29 Elul 5776 fruits//embedr.flickr.com/assets/client-code.js

The bowl also contains small bunches of each of the red grapes of our property. I believe they are, from left to right, Syrah, Barbera, and Zinfandel. They were planted by the previous owner, so I am going by the map of the vineyard, which is not the easiest to read. The grapes are not “first” fruits, as we have been harvesting them for several weeks and are near the end now.

The pomegranates are, at top, an Ambrosia. It has split, as pomegranates often do, and may not actually be ripe yet. The other is an unknown variety–we have three, planted by the previous owner, and for only Ambrosia did a tag survive–and should be ripe. Here are some more Ambrosia on the tree, which set heavily this year, while the second photo below shows the other one, with a few of its lighter set.

Ambrosia 2//embedr.flickr.com/assets/client-code.js

Pom 2Oct2016//embedr.flickr.com/assets/client-code.js

The jujubes (‘Jew Jew Be’) are the first ever to ripen here, on a tree planted two years ago. They are of the ‘GA866’ variety. Not the snappiest name, but a great-tasting variety that I also grew when we lived in the San Diego area. The tree has grown well; look closely at this photo and you might see the one remaining fruit. Yes, its first crop was just three fruits. One must start somewhere.

Jujube 2Oct2016//embedr.flickr.com/assets/client-code.js 

Shanah Tovah. May we have a sweet and fruitful 5777! And an exciting end of the (extended) regular season and postseason!

The three divisions, two wild cards, format (2015 edition of a recurring rant)

Regular readers will know how much I dislike the current major-league baseball format of three divisions (which we have had for a while now) and (more recently) two wild card teams who face each other in a single game to decide which one goes on to the Division Series. Just last night I again heard an announcer praise how wonderful this format is; I think they must be under some sort of directive from on high to repeat that mantra.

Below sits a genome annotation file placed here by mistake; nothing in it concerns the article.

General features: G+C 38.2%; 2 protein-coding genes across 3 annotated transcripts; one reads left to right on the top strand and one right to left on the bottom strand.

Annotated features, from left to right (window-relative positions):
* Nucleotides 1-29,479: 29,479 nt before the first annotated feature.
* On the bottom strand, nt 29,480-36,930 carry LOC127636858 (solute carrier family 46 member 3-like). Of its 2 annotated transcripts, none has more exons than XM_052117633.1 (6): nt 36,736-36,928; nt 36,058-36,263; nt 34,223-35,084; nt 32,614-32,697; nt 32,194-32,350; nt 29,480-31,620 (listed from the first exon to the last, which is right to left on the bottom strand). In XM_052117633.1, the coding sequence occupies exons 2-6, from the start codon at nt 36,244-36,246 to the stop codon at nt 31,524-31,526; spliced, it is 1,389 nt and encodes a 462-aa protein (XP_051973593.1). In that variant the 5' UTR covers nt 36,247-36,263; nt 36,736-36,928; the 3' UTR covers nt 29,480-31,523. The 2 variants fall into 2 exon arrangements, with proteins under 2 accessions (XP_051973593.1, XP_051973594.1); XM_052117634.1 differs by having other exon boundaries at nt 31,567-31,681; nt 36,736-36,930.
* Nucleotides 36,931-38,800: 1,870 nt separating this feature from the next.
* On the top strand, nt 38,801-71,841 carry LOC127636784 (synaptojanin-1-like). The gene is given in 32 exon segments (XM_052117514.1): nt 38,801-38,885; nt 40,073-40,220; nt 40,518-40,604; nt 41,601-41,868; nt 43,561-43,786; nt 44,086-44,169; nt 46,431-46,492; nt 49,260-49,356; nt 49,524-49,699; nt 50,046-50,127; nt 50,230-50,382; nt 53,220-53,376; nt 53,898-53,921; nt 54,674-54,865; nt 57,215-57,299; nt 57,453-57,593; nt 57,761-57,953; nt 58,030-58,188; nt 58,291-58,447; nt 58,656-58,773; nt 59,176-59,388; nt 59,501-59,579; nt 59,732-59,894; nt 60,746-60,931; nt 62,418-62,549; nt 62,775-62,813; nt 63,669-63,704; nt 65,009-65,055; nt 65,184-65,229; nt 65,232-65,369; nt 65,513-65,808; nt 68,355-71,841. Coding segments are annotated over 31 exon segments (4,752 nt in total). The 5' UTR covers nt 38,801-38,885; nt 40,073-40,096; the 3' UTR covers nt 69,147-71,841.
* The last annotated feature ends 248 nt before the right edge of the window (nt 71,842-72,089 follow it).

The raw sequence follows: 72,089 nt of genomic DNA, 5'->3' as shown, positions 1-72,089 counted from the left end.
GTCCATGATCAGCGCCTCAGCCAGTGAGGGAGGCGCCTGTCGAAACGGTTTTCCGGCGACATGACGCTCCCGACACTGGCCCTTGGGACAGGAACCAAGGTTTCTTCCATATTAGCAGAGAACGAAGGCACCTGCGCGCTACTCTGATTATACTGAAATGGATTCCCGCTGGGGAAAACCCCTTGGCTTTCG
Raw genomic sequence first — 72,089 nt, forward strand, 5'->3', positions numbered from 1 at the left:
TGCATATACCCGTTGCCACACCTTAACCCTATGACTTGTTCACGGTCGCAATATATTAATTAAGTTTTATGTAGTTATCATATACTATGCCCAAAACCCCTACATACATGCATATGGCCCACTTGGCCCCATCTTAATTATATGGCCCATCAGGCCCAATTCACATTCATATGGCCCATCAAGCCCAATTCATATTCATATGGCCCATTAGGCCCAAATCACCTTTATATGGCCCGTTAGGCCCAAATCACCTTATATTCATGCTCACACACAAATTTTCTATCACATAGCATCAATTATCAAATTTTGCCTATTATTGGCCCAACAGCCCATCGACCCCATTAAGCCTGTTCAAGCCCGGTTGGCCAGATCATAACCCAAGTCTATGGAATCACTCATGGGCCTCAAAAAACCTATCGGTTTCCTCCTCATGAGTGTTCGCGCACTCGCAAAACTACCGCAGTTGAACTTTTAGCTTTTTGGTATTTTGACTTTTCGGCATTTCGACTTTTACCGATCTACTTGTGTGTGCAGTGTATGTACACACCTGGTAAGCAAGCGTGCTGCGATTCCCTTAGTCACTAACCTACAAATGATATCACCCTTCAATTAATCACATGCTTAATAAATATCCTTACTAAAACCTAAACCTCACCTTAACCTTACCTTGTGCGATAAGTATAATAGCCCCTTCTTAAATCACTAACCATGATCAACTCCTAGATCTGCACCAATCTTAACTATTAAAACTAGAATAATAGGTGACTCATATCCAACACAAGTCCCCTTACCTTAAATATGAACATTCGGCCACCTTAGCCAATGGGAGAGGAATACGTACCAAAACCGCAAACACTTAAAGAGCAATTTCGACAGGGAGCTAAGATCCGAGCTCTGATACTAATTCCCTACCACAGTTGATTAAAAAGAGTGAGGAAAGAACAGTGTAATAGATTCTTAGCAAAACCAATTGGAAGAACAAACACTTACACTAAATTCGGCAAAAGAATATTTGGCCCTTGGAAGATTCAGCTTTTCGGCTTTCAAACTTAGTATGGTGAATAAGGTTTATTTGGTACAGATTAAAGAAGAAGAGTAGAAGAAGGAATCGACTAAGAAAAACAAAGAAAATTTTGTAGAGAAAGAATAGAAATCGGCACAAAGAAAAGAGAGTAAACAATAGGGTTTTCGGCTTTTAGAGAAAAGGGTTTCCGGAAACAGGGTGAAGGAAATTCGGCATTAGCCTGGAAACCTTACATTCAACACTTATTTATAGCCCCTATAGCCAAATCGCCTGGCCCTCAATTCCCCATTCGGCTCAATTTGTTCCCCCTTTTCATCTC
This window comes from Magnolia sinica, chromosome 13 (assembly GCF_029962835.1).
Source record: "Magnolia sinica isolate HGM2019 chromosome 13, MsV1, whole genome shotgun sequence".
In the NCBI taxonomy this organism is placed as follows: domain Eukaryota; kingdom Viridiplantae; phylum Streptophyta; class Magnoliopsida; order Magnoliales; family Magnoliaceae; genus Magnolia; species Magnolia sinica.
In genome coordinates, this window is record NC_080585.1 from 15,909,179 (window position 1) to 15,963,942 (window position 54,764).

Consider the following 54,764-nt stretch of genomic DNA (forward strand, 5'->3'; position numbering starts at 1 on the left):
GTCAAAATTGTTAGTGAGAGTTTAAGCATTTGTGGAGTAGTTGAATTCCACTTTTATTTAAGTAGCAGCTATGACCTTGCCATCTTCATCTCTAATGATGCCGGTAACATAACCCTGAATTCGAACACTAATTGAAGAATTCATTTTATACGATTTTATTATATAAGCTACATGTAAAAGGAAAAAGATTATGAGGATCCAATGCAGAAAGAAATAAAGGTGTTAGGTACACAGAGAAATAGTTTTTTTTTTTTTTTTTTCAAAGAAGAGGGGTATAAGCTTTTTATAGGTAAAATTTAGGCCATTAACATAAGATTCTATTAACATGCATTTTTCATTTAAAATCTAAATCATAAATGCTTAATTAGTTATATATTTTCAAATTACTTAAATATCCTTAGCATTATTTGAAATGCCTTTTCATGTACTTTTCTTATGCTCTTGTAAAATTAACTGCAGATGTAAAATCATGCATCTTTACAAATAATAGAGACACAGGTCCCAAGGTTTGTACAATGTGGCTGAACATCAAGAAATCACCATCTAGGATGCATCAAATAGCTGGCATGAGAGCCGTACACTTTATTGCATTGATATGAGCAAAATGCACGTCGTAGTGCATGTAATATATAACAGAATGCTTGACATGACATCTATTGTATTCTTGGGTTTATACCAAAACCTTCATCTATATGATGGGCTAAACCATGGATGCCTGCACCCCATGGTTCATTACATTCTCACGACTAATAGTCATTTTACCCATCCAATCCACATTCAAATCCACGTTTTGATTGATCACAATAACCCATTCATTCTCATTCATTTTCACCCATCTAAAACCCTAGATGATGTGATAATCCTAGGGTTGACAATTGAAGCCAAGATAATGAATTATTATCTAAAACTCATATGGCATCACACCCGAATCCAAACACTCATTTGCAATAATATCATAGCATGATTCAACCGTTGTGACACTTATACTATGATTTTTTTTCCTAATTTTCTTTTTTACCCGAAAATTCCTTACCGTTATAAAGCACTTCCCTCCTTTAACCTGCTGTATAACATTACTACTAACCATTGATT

I am still not sold, despite the fact that my team’s* only shot at the playoffs this year will be if it can win the second wild card. For supporters of the format, the AL is turning out this year the way they like it: three mediocre teams (Angels, Twins, and the team they currently are chasing, the Astros) are all in contention here in the last week. Also good for their cause, the Astros were only recently supplanted for the AL West division lead by the Rangers; a similar reversal took place just a while ago in the AL East (Blue Jays overtaking Yankees). That there is one race in the final week–really the only one still realistically alive in either league–and that teams recently dumped to second place in their divisions can look forward to, at best, winning a single game to advance, are points in favor of the current format. That is, if you do not object to mediocre teams fighting it out to potentially win just one game against a team that was their better by potentially 4+ games during the regular season. (As of today, the Yankees hold the first wild card, and thus the home field, by a 4.5 game lead over the second wild-card Astros.)